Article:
Challenges for International Medical Graduates before and during the COVID-19 pandemic

Dr Elizabeth Fenton1

1University of Otago, Dunedin, New Zealand, 2Davidson College, , United States, 3NORC at the University of Chicago, , United States, 4Charleston Area Medical Center; West Virginia University School of Medicine, , United States

The COVID-19 pandemic has exposed numerous weaknesses in health care systems worldwide. One is ongoing health workforce shortages and dependence on international medical graduates (IMGs), in many OECD countries, and corresponding losses of expertise from IMGs’ countries of origin, frequently low- and middle-income countries. These shortages and dependencies raise concerns of justice in relation to access to health care. Less well explored are the experiences of IMGs themselves, who are often working under challenging conditions, compounded by immigration policies and pandemic-related travel restrictions. The purpose of this presentation is to:


(1)          Summarize findings from a Greenwall Foundation-funded empirical study of IMGs working in one of the poorest and most unhealthy U.S. states (International Medical Graduates at the Crossroads: Ethics of Immigration Policy and Health Care in Underserved Areas).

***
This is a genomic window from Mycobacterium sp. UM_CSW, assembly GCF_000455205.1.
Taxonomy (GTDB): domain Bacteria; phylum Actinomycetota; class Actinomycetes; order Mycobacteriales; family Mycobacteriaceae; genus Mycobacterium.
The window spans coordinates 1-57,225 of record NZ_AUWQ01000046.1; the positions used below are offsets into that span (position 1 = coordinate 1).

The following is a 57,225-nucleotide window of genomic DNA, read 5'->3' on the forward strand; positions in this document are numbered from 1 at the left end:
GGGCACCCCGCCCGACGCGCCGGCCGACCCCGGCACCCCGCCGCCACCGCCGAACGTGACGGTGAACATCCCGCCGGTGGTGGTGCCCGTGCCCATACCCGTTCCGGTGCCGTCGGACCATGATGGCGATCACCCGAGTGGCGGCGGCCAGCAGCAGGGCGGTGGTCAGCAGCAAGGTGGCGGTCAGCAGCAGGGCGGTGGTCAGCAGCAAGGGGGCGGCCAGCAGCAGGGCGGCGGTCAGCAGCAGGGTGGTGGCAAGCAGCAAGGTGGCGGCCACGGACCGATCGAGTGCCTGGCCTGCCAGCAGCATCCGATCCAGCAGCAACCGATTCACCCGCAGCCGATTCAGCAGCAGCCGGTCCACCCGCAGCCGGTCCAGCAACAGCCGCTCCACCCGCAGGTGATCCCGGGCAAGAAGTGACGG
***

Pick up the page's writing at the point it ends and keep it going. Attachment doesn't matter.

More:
(2)          Discuss the challenges IMGs face, including immigration insecurity, potential job losses threatening immigration status, and visa restrictions limiting movement to areas of greatest need in a public health emergency. These challenges create harms for both IMGs and communities who depend on them to access health care.

(3)          Draw out implications of the study data for other jurisdictions reliant on IMGs to address health workforce shortages, including Australia and New Zealand.

(4)          Present proposed guidance from the study for IMGs, health institutions, and policy makers. This guidance is grounded in the broader ethical conclusion of the study that IMGs are owed such support in return for their contribution to governments’ moral obligation to ensure equitable provision of and access to health care.

Non-presenting authors: Dr. Kata Chillag(2); Dr. Maysoun Freij (3); Dr. Christian Sirbu (4).


Dr. Elizabeth Fenton is a lecturer in the Bioethics Centre at the University of Otago. Her research interests are in public health ethics, global health, and health policy.

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